Medieval Mythbusting

On Friday at 1PM in Hyatt International South, the Palmetto Knights busted a number of myths about medieval warfare. Laurence Lagnese moderated the program. Participants were Brant Hale, Chris Walters, Josh Waters, Kirk Curtis, and Jeff Bowers. The audience tremendously enjoyed the demonstration portions of the panel, which involved various grades of steel available in the medieval period. The group passed around different grades of steel they had tested by firing various types of firearms at them.

The program opened with Waters producing a long, somewhat ornate sword with a notched blade. Lagnese described it as a “classic wallhanger,” meaning a sword people would hang on their walls for display, possibly thinking they might be able to use it at some point. He and Walters then demonstrated the difference between a sword like that and one that actually could be useful in a fight.

Every sword has a spot called the center of percussion, which is the optimum striking point for making contact with an opponent. A blow that makes contact in that part of the blade transfers all the energy of the strike into the target. Striking with any other part of the blade sends the energy up the attacker’s arm. Waters likened the effect of hitting with other parts of the blade to hitting a ball with a baseball bat, but not in the sweet spot, and feeling the vibration and a sting in the hands. The center of percussion is the part that vibrates when someone strikes the flat of the blade with the flat of their hand. It was obvious in the group’s broadsword. The blade of the “classic wallhanger” did not vibrate, demonstrating that it really isn’t fit for use as a weapon.

Walters led a discussion on the concept of knighthood and its development from the war bands of the Dark Ages. The knight in shining armor became popular during the Victorian revival of interest in the Middle Ages. The idea of the Code of Chivalry and the concept of courtly (unrequited) love also date from the Victorian era. As far as knights in shining, or plate, armor go, they date from roughly the fourteenth to early sixteenth centuries. They didn’t fade from battle because firearms could pierce the armor, as the discs shot with various guns demonstrated, but because firearms are cheaper, and people can become effective with them much more quickly than they can with swords.

Curtis assisted in debunking the need for a medieval knight to have a crane hoist him onto his horse. He wore armor described as transitional. It has the arm and leg pieces and gauntlets of plate armor, and a brimmed helmet. Instead of plate on the torso, however, he wore a brigandine, a cloth garment with overlapping layers of steel sewn into it. “How about a burpee?” Lagnese asked. Curtis obliged easily. He then jumped onto the dais from a standing start. After that, he performed a shoulder roll and a wide squat before running full-tilt down the center aisle and back. Lagnese announced that Curtis would run the 5K Geek Girls Run on Sunday in the armor he was wearing.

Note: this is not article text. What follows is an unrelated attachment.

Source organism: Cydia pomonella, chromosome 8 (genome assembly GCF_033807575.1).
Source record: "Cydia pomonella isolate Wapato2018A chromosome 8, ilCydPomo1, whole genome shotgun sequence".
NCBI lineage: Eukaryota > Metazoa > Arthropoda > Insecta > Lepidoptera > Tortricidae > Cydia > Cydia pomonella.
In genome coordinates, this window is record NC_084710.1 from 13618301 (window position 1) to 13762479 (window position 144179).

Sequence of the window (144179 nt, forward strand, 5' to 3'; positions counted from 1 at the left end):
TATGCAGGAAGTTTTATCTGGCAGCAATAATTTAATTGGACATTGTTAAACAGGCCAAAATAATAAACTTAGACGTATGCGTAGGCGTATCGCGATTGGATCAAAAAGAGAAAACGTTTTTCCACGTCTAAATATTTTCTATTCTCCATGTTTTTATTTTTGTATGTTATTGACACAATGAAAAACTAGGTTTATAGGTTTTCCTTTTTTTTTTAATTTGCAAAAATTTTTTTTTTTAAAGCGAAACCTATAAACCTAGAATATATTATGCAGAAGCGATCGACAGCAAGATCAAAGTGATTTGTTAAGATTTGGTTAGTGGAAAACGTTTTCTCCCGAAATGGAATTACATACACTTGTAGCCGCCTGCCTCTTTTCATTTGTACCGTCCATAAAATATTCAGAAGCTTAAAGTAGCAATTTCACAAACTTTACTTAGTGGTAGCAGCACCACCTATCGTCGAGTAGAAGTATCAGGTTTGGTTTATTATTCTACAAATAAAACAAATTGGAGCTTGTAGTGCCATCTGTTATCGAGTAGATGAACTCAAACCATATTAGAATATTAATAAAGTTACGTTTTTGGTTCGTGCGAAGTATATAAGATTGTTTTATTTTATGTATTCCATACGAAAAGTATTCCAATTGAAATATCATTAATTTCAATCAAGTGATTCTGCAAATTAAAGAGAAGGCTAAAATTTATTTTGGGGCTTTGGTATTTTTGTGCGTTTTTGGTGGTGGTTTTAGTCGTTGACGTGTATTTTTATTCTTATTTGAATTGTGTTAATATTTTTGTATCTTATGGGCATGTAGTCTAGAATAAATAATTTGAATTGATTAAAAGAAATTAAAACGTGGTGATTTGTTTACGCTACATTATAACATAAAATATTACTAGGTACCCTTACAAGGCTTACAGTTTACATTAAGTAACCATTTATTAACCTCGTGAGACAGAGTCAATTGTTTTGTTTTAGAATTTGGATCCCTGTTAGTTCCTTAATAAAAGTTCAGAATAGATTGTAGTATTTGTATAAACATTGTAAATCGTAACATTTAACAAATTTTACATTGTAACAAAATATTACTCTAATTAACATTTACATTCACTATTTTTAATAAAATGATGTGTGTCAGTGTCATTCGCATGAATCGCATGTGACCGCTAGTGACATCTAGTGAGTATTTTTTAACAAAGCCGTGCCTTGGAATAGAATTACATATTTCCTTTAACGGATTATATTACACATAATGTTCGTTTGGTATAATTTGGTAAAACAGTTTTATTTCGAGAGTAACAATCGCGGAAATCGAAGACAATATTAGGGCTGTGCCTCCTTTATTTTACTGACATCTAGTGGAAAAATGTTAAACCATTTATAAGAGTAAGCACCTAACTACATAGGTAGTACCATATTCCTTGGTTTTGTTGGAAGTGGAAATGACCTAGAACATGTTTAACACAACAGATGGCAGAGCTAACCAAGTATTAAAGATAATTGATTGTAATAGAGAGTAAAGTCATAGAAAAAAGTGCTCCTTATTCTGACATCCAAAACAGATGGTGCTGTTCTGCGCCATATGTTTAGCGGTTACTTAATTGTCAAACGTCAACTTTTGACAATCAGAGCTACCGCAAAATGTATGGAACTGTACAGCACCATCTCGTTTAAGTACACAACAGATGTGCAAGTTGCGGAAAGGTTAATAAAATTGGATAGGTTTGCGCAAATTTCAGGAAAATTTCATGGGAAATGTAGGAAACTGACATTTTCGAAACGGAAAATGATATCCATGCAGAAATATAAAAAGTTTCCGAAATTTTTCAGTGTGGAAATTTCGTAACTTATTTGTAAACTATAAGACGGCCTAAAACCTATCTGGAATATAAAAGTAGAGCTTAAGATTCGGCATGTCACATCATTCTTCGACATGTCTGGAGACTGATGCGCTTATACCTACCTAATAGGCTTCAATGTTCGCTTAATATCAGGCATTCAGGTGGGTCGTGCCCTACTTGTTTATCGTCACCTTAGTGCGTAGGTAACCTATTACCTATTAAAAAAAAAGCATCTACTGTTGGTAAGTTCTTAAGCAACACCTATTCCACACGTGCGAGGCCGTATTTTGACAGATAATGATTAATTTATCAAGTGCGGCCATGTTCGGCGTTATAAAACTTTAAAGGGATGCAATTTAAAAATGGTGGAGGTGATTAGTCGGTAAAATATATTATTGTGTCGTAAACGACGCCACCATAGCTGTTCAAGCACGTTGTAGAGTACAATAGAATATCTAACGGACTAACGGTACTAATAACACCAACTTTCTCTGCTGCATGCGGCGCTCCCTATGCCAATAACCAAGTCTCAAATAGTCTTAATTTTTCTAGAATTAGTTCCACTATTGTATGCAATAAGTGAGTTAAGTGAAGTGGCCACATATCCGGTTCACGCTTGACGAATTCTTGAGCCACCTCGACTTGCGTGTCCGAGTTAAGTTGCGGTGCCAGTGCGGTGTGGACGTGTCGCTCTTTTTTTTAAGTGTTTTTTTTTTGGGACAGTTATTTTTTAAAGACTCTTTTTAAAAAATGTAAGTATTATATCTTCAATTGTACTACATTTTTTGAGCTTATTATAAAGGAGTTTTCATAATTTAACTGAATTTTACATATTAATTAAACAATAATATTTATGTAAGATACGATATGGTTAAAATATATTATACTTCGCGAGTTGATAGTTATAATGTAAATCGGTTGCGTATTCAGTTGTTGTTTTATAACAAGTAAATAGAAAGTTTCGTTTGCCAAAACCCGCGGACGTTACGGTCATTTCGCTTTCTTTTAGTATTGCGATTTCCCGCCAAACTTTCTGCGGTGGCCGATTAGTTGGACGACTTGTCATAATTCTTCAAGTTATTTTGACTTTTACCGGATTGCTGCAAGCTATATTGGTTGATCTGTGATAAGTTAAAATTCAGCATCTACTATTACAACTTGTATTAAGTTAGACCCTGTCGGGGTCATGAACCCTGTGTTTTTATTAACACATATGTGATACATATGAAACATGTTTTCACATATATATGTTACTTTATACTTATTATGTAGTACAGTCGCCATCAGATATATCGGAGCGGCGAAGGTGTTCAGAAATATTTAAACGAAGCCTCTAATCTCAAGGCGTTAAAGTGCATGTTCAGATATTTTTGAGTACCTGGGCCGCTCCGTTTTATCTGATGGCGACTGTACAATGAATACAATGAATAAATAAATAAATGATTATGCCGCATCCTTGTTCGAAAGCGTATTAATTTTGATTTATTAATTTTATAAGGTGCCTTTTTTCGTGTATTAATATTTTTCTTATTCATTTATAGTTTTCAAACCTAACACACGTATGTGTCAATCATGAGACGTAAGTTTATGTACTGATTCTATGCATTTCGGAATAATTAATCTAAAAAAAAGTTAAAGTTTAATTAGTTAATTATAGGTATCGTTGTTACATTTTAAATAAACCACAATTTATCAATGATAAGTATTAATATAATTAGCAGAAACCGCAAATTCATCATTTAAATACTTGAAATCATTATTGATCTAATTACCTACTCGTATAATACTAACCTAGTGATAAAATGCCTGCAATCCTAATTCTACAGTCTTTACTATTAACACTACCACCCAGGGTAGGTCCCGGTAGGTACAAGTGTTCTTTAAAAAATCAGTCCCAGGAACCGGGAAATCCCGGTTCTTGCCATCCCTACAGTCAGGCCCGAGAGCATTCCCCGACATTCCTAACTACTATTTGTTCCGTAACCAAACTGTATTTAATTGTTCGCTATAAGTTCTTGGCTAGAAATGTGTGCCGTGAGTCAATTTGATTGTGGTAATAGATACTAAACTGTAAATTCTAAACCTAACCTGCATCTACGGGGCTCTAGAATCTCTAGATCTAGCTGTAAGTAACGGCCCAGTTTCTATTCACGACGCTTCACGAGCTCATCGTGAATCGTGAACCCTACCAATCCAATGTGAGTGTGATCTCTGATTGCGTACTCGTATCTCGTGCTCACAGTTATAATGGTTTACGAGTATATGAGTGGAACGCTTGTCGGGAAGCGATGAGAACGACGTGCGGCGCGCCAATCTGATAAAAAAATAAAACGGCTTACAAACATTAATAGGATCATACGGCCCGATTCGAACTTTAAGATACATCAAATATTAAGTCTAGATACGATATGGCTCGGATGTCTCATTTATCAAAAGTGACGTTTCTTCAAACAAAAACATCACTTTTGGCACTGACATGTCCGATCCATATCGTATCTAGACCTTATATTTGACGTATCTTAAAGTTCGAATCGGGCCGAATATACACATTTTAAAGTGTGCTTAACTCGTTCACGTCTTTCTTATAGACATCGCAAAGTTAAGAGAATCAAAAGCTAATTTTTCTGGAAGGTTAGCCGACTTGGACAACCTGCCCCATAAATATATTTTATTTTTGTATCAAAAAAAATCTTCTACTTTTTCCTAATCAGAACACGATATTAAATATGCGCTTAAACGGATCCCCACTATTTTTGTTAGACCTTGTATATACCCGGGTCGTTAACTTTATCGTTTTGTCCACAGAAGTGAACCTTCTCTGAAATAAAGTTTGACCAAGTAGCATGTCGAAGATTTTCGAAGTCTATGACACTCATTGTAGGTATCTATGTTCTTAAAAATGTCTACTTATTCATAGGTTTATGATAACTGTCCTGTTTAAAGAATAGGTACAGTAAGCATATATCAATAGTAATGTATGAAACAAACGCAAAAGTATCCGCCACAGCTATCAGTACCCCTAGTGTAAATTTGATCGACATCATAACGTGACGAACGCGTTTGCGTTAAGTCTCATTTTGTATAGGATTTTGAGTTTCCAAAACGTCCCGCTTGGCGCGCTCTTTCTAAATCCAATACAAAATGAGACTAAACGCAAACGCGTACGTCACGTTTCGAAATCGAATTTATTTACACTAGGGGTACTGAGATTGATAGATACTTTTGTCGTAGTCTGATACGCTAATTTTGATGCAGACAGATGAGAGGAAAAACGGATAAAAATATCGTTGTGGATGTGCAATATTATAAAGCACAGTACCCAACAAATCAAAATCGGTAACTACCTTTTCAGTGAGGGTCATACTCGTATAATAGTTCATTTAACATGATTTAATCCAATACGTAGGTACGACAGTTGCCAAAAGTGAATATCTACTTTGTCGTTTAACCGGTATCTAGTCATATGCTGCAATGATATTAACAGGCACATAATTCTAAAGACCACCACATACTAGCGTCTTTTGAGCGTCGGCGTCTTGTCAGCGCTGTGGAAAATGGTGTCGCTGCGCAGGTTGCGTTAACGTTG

Hale then demonstrated the joys of stabbing various grades of steel with a selection of bladed weapons. A spear pierced chain mail made of six-inch rings. The blade severed the steel rings. A standard arming sword or broadsword also pierced the mail. The popularity of chain mail decreased as plate became more readily available.

The demonstration then turned to the capabilities of various weapons against “mild” or unhardened steel, which average fighters would’ve been able to afford, tempered steel, which elite fighters would’ve worn, and titanium. Several points pierced the fabric of the brigandine but slid off the steel. If the plates of such a garment don’t overlap properly, though, the blade will slide in between the plates and stab the wearer.

The group also looked at the effects of hammer blows on a helmet. Strikes from the hammer end of the head dented the helmet but mostly wouldn’t have seriously injured the wearer. The exception was an overhand blow to the flat top of the helmet, which bashed it in substantially. The spike end of the hammer, however, pierced the steel. A blow with that end against the eye slit of the helmet produced a large hole and would’ve gone into the wearer’s eye. Lagnese said the helmet was 1.6-mm steel, which was about the average since surviving medieval helmets range from 1.2 to 1.8 mm.

Discussing the transition from mail to plate armor, the panelists pointed out that chain mail or Curtis’s transitional armor can be worn by people of somewhat different sizes. Plate armor, on the other hand, has to be fitted to its wearer for maximum efficacy. Plate weighs about the same as the other types of armor, a full suit topping out at about 60 pounds. As armor improved, shields grew smaller and eventually fell out of use.

At the end of the program, after a discussion of paintings of medieval knights in plate armor battling on a ship, Waters pointed out that soldiers aboard ships did not wear full armor because the armor would become a death trap for anyone who fell into the water. Combatants at sea, he said, wore a helm, a breastplate, and a gambeson (padded tunic) so they could shed their gear easily if they went overboard. Lagnese took the opportunity to caution the audience against relying too much on art as a historical source. Sometimes it’s a guide, and sometimes it’s just art.

Author of the article

Nancy Northcott is a lifelong fan of comics, science fiction, fantasy, and history. She's the author of The Herald of Day, the first book in the Boar King's Honor historical fantasy trilogy, and the Light Mage Wars paranormal romantic suspense novels. Collaborating with Jeanne Adams, she writes the Outcast Station space opera series.

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